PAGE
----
Monday night: In a far corner of a conference room at Tampa General Hospital, a man is curled up in a wheelchair. His body, and bones is all he seems to be, is wrapped in a yellow blanket. Beneath his eyes, his skin is just a brown smear. It hurts to look at him.
The conversation among the half-dozen other men in the room _ all of them suffering from AIDS, like the man in the wheelchair, or HIV positive _ goes on despite him. Nobody seems to be watching him. But nobody forgets his presence.
Donald Haffey, one of the men in the room the night before, is sunk into his living room sofa, remembering his friend in the wheelchair.
"I don't want to go that way, but I know it's coming," he says. "I'm much sicker than I was before, but I'm still healthy enough."
So he can still go to the grocery, still take out the garbage, still drive the car.
But he's losing the feeling in his feet and thinks he soon won't know the difference between the gas and brake pedals. He tires easily, his skin has the texture of a drying leaf, and he has lost so much weight that his bearded face looks Lincolnesque.
The doctors say this look is the result of the wasting-away syndrome.
But when Donald Haffey opens his mouth, out comes an insistent voice, a native New Yorker's voice. The kind best suited for hailing cabs, demanding pastrami sandwiches and telling wry jokes about life.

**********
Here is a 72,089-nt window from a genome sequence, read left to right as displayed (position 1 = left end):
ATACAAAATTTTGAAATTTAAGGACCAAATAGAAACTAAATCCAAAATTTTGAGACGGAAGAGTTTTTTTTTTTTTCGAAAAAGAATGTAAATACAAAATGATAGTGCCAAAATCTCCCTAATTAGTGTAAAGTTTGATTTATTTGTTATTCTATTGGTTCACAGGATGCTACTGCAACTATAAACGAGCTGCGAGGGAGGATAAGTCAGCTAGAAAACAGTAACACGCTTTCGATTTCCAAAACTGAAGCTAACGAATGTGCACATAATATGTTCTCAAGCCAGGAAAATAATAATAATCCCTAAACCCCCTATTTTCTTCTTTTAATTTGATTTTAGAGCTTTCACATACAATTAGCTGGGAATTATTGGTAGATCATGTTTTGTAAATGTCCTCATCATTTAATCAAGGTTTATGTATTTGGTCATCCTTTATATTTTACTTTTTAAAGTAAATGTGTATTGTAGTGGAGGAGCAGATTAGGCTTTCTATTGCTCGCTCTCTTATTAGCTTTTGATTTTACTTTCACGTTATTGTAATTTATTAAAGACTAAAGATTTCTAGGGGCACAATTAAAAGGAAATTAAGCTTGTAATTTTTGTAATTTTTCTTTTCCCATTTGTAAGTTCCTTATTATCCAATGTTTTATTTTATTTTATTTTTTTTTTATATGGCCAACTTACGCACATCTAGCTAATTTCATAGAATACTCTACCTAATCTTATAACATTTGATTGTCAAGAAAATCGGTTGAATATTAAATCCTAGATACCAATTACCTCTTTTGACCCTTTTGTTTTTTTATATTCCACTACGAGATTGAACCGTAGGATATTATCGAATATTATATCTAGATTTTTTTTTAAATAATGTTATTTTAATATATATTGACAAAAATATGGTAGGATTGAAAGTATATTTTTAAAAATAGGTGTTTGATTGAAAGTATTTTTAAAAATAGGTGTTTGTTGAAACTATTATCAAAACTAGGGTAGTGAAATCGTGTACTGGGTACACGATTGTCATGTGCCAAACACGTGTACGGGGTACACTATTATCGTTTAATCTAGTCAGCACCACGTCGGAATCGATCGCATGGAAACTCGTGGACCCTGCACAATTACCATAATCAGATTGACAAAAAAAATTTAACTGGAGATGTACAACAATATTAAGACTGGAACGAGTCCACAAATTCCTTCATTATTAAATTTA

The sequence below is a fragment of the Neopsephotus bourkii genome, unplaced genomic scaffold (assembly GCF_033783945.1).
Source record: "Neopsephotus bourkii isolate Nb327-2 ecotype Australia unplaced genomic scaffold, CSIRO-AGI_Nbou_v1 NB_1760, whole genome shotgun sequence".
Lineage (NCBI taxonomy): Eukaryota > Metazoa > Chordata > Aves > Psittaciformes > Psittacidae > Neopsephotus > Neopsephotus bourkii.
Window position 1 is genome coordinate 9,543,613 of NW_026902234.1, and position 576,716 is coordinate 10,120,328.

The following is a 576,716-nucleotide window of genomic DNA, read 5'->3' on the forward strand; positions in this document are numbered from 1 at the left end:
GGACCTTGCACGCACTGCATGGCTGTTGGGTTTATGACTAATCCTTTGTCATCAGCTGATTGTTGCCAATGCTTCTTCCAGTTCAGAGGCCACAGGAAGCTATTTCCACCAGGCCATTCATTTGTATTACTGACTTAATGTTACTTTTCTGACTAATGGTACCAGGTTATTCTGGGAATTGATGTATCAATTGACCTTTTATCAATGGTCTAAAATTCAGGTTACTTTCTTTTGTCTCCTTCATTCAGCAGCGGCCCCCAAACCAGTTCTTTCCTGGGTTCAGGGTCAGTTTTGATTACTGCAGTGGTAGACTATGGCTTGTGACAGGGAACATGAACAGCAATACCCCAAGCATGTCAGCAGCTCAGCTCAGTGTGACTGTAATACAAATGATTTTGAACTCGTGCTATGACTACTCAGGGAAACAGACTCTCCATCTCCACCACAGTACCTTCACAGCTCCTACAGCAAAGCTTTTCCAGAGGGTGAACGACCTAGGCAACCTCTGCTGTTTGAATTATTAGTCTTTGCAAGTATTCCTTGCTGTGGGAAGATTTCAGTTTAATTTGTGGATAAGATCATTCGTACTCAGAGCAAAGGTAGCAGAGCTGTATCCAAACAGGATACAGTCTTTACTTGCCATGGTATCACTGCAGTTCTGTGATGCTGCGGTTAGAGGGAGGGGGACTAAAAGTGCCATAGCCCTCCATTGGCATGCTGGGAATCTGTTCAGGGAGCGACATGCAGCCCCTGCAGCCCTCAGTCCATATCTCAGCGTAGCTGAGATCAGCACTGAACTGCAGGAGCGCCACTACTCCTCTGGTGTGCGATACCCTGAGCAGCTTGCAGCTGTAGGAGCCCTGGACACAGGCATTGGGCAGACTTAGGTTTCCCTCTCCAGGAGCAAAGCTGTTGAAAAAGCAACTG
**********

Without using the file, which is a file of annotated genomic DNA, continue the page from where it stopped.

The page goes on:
"What's important is that every day I get up, I get something done. I do something for somebody else," he says, waving a long, thin arm and smoking a cigarette, his only pleasure.
"I set goals. To be alive for Thanksgiving and my birthday, and Christmas and New Year's, and then my mother's birthday."
"I went out with the Christmas money I got from her, and I bought all new Christmas decorations for next year, Christmas 1990. If I can maintain myself, I'll get there. I'll be weaker, but I'll get there."
He is 42. It has been five years since his circle of friends, all gay men like himself, began to shrink.
"'I lost my lover, two ex-lovers. And of all of my friends, I have only two left."
That was in New York. He gave away his photographs of his friends, packed up everything else and moved 18 months ago to start over in Tampa.
He had been here only three months when he was told the news that he had long expected. He had the disease that had killed nearly everybody he once knew. Some of the AIDS patients he has met since he got here are also dead.
Those who were treated at Tampa General's protective care unit for AIDS patients, are being memorialized at a special service Tuesday night. Donald already has been in the unit, with a case of pneumonia last summer that nearly killed him. But he wants no part of the prayers Tuesday night.
"'I'm not going to the service. I've done that too many times."
The service is at Jesuit High School. Only about 40 people are in the school's chapel, although at least 90 people who died from AIDS have been through Tampa General.
The program lists the names of the dead, including somebody named Rusty, somebody else named Alfredo _ both of them friends of Donald Haffey's.
Several people make speeches. The head nurse from the AIDS unit can't get through hers without choking up. A doctor who treats those with AIDS speaks admiringly of their courage in the face of death.
A woman sings a throaty rendition of Amazing Grace while two other women, dressed in white, dance gently in front of the altar. They end holding their arms outstretched before the crucifix, as though it might reveal an answer.